Large national and regional research projects on artificial photosynthesis are designing nanotechnology-based systems that use solar energy to split water into hydrogen fuel.[52] and a proposal has been made for a Global Artificial Photosynthesis project[53] In 2011, researchers at the Massachusetts Institute of Technology (MIT) developed what they are calling an "Artificial Leaf", which is capable of splitting water into hydrogen and oxygen directly from solar power when dropped into a glass of water. One side of the "Artificial Leaf" produces bubbles of hydrogen, while the other side produces bubbles of oxygen.[54]
In the case of a “wind turbine generator”, the wind pushes directly against the blades of the turbine, which converts the linear motion of the wind into the rotary motion necessary to spin the generators rotor and the harder the wind pushes, the more electrical energy can be generated. Then it is important to have a good wind turbine blade design to extract as much energy out of the wind as possible.
Photovoltaics (PV) uses solar cells assembled into solar panels to convert sunlight into electricity. It's a fast-growing technology doubling its worldwide installed capacity every couple of years. PV systems range from small, residential and commercial rooftop or building integrated installations, to large utility-scale photovoltaic power station. The predominant PV technology is crystalline silicon, while thin-film solar cell technology accounts for about 10 percent of global photovoltaic deployment. In recent years, PV technology has improved its electricity generating efficiency, reduced the installation cost per watt as well as its energy payback time, and has reached grid parity in at least 30 different markets by 2014.[115] Financial institutions are predicting a second solar "gold rush" in the near future.[116][117][118]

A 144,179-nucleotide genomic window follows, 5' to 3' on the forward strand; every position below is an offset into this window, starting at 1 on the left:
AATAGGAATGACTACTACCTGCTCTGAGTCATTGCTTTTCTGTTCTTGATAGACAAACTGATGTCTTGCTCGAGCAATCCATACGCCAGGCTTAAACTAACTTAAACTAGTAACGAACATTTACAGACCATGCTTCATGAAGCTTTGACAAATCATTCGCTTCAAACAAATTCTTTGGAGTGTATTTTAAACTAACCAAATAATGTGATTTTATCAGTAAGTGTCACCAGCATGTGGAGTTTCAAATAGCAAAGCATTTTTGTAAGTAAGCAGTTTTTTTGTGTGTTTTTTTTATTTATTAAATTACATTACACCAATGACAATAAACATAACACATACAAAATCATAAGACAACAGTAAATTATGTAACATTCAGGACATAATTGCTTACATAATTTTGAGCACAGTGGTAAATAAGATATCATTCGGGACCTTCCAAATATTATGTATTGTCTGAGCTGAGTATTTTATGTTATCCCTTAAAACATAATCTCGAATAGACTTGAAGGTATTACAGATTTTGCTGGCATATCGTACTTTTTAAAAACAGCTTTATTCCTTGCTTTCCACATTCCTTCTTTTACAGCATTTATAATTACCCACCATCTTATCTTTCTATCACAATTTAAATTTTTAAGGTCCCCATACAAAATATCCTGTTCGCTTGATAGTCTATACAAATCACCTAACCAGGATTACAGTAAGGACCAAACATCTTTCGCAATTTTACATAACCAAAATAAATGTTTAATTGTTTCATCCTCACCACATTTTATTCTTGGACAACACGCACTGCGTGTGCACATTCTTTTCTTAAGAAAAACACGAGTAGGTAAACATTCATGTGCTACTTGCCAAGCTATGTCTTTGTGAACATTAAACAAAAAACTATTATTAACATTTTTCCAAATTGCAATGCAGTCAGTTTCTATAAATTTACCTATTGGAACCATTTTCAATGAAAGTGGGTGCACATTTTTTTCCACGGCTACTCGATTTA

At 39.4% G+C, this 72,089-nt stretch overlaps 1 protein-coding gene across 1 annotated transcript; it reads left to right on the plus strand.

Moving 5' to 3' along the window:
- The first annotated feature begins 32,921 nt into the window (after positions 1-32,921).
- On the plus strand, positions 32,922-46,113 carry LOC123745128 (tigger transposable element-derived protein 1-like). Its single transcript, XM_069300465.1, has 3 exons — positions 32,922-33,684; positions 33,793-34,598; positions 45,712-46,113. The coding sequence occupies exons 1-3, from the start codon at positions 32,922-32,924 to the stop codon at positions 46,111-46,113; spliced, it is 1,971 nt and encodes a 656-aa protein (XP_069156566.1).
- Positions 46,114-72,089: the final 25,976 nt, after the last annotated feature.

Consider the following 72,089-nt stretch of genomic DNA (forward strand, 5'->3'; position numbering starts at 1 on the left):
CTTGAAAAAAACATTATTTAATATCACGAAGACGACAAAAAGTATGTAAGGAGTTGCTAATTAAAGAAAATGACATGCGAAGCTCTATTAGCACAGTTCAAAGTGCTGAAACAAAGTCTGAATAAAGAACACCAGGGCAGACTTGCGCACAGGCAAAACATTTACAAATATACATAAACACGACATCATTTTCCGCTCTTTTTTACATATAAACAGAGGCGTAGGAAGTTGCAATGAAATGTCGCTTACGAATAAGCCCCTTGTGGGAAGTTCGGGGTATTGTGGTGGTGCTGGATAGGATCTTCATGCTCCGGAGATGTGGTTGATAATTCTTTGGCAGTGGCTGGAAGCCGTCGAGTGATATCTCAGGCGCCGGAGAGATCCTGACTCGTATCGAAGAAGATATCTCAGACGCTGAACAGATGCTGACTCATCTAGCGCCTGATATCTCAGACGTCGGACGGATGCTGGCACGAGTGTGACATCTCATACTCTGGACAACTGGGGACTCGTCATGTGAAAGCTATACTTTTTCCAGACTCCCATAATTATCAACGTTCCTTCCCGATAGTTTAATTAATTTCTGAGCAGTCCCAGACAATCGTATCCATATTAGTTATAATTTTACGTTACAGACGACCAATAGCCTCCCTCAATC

A photovoltaic system converts light into electrical direct current (DC) by taking advantage of the photoelectric effect.[51] Solar PV has turned into a multi-billion, fast-growing industry, continues to improve its cost-effectiveness, and has the most potential of any renewable technologies together with CSP.[52][53] Concentrated solar power (CSP) systems use lenses or mirrors and tracking systems to focus a large area of sunlight into a small beam. Commercial concentrated solar power plants were first developed in the 1980s. CSP-Stirling has by far the highest efficiency among all solar energy technologies.

Wind energy research dates back several decades to the 1970s when NASA developed an analytical model to predict wind turbine power generation during high winds.[136] Today, both Sandia National Laboratories and National Renewable Energy Laboratory have programs dedicated to wind research. Sandia’s laboratory focuses on the advancement of materials, aerodynamics, and sensors.[137] The NREL wind projects are centered on improving wind plant power production, reducing their capital costs, and making wind energy more cost effective overall.[138] The Field Laboratory for Optimized Wind Energy (FLOWE) at Caltech was established to research renewable approaches to wind energy farming technology practices that have the potential to reduce the cost, size, and environmental impact of wind energy production.[139] The president of Sky WindPower Corporation thinks that wind turbines will be able to produce electricity at a cent/kWh at an average which in comparison to coal-generated electricity is a fractional of the cost.[140]